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The unprecedented extremity of 'Reign in Blood' sounded the death knell for 80's thrash, but the pummelling perfection of 'Beneath the Remains' delivered the decisive blow. Sepultura accidentally broke a few extreme metal boundaries with 'Bestial Devastation', then showed that they could actually play their instruments with the promising yet ultimately transitional 'Schizophrenia'. Newly signed to Roadrunner and supporting Sodom on their European tour, Sepultura exploded out of Brazil with ruthless intent and showed the rest of the world just how good they were.
On the surface this is a tweak of their previous album, not an overhaul. Where 'Schizophrenia' was meandering and messy, 'Beneath the Remains' is tight, lean and relentless. The inexorable, driving thrash rhythms now twisted and turned with merciless precision and purpose. Igor Cavalera's powerful, dynamic, forceful performance established him as one of the best metal drummers. Andreas Kisser proves himself as one of the genre's greatest lead guitarists with relatively simple leads that emphasise harmony without resorting to mindless shredding. The last solo on 'Mass Hypnosis' is the best example; one of the best metal solos ever.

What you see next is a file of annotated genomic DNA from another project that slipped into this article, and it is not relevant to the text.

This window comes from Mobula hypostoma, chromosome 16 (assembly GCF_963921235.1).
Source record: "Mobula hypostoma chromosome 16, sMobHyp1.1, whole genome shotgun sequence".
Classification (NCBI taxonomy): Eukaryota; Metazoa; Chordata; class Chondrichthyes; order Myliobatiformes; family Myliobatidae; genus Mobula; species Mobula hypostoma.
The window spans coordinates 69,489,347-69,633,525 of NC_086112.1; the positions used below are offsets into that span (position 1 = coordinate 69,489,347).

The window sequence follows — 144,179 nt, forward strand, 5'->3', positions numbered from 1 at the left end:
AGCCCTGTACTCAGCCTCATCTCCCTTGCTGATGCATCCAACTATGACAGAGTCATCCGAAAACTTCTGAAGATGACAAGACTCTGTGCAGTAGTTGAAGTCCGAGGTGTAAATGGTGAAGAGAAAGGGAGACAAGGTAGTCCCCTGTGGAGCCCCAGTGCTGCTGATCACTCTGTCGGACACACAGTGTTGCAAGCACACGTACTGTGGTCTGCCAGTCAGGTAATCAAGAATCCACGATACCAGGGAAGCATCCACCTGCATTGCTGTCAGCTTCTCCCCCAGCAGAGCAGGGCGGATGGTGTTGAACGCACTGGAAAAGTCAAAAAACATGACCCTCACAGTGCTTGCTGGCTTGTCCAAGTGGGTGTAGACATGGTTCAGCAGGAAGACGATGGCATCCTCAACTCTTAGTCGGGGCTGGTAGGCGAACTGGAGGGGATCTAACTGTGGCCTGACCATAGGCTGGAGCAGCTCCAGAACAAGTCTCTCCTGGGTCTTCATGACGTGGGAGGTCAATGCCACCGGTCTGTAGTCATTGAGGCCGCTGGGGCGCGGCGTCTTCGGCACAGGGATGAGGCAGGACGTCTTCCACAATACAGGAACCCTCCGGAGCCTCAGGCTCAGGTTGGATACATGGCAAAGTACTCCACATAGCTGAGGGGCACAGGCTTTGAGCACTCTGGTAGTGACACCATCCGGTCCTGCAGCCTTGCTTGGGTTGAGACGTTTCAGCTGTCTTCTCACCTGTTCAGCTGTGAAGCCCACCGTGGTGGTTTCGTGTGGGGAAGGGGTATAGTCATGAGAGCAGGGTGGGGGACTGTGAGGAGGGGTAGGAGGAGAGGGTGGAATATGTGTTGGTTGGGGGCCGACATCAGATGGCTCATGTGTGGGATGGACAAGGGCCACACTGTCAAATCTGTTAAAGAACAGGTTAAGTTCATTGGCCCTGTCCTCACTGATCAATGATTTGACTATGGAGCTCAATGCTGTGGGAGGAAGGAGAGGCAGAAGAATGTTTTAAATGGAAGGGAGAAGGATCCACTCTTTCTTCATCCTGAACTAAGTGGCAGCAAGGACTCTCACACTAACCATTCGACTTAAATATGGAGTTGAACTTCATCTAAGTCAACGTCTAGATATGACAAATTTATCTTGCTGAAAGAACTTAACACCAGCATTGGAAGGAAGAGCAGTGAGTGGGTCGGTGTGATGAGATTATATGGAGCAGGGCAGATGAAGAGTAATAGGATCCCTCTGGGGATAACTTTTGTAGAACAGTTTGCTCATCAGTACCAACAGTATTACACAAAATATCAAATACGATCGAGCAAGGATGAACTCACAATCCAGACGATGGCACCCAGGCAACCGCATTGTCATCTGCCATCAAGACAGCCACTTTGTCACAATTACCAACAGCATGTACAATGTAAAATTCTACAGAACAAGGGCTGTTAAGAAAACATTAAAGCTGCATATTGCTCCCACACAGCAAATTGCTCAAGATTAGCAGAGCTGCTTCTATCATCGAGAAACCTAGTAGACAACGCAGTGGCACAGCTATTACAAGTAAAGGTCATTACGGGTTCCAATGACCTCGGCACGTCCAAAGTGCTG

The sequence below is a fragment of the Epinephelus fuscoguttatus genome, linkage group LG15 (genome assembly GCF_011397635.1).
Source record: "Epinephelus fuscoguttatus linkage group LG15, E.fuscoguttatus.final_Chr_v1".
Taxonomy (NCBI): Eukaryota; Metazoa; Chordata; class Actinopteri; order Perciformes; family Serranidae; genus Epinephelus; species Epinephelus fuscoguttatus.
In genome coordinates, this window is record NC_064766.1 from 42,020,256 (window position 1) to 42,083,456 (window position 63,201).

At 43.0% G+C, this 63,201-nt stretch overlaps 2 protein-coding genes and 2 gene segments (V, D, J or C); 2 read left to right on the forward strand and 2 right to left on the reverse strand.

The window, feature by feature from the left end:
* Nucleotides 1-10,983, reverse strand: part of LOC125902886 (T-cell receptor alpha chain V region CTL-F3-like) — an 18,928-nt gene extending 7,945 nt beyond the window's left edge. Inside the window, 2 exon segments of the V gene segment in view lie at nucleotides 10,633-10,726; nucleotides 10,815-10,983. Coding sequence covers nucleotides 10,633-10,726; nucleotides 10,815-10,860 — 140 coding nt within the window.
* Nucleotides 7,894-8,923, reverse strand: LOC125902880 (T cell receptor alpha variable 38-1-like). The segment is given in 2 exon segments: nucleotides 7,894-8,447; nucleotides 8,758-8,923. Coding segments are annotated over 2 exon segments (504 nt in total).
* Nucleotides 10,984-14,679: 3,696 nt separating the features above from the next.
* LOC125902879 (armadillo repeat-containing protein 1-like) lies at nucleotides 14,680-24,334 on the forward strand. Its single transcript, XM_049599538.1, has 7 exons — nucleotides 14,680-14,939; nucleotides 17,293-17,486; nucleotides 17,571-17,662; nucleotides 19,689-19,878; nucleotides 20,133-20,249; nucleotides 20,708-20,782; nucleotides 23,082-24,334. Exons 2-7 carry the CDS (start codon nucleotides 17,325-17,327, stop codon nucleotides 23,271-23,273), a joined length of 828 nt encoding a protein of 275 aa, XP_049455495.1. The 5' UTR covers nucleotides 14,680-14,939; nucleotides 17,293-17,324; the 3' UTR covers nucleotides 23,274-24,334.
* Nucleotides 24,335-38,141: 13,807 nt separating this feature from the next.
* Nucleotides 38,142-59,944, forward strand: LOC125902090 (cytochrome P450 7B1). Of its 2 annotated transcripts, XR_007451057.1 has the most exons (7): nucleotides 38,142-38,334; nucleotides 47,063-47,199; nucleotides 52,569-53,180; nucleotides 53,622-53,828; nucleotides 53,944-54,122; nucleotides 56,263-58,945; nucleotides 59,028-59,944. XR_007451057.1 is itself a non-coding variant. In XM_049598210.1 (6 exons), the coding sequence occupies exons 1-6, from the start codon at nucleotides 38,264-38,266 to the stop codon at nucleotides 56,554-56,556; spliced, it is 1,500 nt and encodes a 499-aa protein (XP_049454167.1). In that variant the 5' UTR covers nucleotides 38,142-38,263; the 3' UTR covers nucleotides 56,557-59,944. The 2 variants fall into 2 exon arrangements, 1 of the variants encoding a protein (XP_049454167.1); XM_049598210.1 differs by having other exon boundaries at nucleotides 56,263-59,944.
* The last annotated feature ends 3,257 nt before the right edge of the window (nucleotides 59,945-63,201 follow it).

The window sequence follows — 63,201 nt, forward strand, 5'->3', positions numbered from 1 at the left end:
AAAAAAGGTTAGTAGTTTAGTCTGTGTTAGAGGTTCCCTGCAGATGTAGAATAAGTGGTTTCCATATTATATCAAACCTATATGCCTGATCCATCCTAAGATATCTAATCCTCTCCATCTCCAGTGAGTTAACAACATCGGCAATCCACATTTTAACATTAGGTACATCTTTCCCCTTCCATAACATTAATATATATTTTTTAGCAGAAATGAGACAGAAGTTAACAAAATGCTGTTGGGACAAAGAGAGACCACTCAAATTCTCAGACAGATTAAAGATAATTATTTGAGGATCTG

Scott Burns achieves his best production job here. This band's hunger and forcefulness slices through the murk, but creates an immense, brooding atmosphere of South American darkness in the process. It fully captures their brutal punk roots that were largely absent from their next album. Still, it is the songs that make this so essential. Side A is full of catchy, immediately recognisable 'hits' such as the immense 'Inner Self'. Side B has a stripped down, sharper thrash attack culminating in the flat-out speed of 'Primitive Future'. It is brilliant from start to finish. If Sepultura were to become one of the biggest metal bands in the world, then 'Beneath the Remains' is the reason why.